Historian of Orkney

Born: May 9, 1933;

Died: July 6, 2016

WILLIAM "Willie" Thomson, who has died aged 83, was an Ayrshire-born teacher, school rector, historian and author who fell in love with the Orkney and Shetland islands and chronicled their history.

He was most famous for his books on the history of Orkney, notably The New History of Orkney, first published in 1987 and once described as "the book of the century so far as Orkney is concerned." Reprinted ever since by popular demand, it is considered the definitive history of Orkney. He also wrote Orkney Land and People (2008) and Lord Henry Sinclair's 1492 Rental of Orkney (1996). His latest book was Orkney Crofters in Crisis (2013).

The son and grandson of Ayrshire Church of Scotland ministers, Mr Thomson was an Honorary Research Fellow at the Centre for Nordic Studies, Orkney College, part of the University of the Highlands and Islands (UHI). He also held an Honorary Doctorate from the University of Aberdeen and was a former Labour Party councillor in the Shetlands. In his spare time, he was a passionate mountaineer and all his life, his family said, he was an avid reader of the Glasgow Herald and later The Herald.

William Paterson Loudoun Thomson was born in Newmilns, Ayrshire, on May 9, 1933, his third Christian name coming from the Old Loudon Parish church in Newmilns where his father John Gardner Macleod Thomson was minister. When his father moved to Dundee as Director of Religious Education at Dundee Training College, Willie went to school in the city north of the Tay before studying geography and history at the University of St Andrews. At the university, he was best-known for his tendency to climb the university buildings, bringing cheers from his fellow students and wry, envious reprimands from his teachers.

During his teacher's training in Aberdeen, he was given the nickname "Steepie," apparently because of his pronunciation of the Russian Steppes during a geography talk he gave. His first job, in 1958, was at the Anderson Educational Institute (now the Anderson High School) in Lerwick, where he set up its first department of geography and went on to become assistant head teacher. Having married Elizabeth Watson, a native of Kincardine, in 1960, their children were born in Lerwick.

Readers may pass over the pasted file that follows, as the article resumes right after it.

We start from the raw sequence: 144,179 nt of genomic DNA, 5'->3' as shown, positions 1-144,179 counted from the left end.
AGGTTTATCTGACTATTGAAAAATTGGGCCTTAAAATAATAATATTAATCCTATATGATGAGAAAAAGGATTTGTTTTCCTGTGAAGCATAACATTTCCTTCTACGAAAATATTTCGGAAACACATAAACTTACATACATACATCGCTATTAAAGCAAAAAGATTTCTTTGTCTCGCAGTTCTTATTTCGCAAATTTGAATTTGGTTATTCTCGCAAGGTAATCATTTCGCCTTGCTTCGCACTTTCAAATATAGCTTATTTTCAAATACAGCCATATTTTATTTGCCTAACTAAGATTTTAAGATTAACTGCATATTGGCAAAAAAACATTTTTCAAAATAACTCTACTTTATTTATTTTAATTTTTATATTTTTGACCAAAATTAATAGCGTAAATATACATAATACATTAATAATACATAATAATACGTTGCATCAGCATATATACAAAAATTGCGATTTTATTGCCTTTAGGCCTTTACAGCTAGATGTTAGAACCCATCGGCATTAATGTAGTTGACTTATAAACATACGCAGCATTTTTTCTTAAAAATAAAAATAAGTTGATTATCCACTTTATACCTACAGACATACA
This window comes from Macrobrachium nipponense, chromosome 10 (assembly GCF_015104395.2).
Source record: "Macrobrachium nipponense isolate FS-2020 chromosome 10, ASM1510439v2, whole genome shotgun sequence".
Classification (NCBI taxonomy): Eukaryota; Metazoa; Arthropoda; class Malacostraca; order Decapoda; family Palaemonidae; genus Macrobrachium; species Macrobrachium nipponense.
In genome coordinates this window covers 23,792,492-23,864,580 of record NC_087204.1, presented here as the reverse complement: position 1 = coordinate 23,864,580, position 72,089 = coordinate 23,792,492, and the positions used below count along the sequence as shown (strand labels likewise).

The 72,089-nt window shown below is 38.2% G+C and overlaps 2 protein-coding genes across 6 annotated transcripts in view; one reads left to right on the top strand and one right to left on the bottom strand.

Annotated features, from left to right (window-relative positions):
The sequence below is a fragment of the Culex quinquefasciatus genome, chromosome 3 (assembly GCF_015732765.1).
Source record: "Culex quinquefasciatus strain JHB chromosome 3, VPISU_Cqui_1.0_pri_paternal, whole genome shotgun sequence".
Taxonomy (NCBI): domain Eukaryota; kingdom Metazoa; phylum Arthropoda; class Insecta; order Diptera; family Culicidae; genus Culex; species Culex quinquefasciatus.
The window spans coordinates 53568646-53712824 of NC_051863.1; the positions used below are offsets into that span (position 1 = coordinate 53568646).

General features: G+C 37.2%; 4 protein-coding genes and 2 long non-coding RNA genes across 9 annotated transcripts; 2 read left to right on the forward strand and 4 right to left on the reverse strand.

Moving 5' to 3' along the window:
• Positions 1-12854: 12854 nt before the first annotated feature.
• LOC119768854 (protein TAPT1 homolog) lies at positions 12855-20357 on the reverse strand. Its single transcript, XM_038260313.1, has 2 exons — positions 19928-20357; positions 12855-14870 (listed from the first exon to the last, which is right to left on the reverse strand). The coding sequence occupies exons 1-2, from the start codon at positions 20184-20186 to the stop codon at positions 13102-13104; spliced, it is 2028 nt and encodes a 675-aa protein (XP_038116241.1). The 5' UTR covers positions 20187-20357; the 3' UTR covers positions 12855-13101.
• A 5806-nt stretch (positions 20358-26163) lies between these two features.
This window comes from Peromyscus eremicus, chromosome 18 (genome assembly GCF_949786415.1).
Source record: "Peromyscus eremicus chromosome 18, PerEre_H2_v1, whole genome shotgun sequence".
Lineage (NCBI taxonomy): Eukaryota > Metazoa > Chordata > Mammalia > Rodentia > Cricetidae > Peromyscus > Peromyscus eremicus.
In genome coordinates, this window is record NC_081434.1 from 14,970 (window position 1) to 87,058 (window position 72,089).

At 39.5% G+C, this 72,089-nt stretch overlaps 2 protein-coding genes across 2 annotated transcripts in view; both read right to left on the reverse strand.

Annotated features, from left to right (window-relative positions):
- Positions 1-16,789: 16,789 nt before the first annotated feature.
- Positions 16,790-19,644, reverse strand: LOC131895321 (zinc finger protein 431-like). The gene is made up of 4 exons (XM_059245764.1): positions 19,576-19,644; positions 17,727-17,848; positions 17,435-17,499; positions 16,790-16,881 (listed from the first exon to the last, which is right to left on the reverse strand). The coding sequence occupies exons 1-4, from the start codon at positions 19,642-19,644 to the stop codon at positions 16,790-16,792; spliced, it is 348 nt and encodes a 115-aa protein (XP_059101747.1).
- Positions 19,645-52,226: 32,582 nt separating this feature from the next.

A staunch Labourite, he became vice-chairman of the Shetland Labour Party and served as a councillor from 1968-71. According to his close friend, UHI colleague and archivist Brian Smith: "Sometimes the (council) work was less inspiring than he had hoped, including the time the council spent an hour discussing the purchase of a floor polisher for the town hall. He told me that was especially trying."

Inspired by Mr Smith's own research, Mr Thomson became fascinated by the Highland and Island land tenure known as Runrig (no, not our beloved band but the source of their name) and published his first academic article in the Scottish Geographical Magazine.

In November 1971, Mr Thomson and his family moved to Orkney when he was appointed rector of Kirkwall Grammar School and he drifted away from politics to focus on academia and historical research. "He told me that he found Orcadians less argumentative than Shetlanders and he preferred that," Mr Smith said.

The Thomson family first settled in Papdale House, Kirkwall, where he began writing the wonderfully-readable The Little General and the Rousay Crofters (1981). Later came Kelp-making in Orkney (1983), illustrated by the late Anne Leith, and afterwards, in 1987, his first edition of History of Orkney, with its tales of Picts, Viking raiders and traders, its strategic location in two World Wars and the sudden recognition of the oil and gas potential off its shores.

After retiring in 1991, Mr Thomson settled in Burray, Orkney, where he lived in the South Manse and continued to write as well as growing and tending a beautiful walled garden. After his death, his friend Brian Smith wrote in the Shetland Times: "Over the years, I spent countless hours in discussion with Willie, about runrig, taxation and rent, the archaic fiscal units of Orkney and Shetland, and much else. His ill health in recent years disrupted our conversations. But I look back with nothing but delight at the acute observations, the flashes of insight, sometimes spiced by wit, of my teacher and friend during 50 years."

William PL Thomson was an Officer of the British Empire (OBE) and a Fellow of the Society of Antiquarians of Scotland (FSA Scot).

He is survived by his wife of 56 years, Elizabeth, by their children Helen, John, Margaret and Catherine and by six grandchildren and two great grandchildren.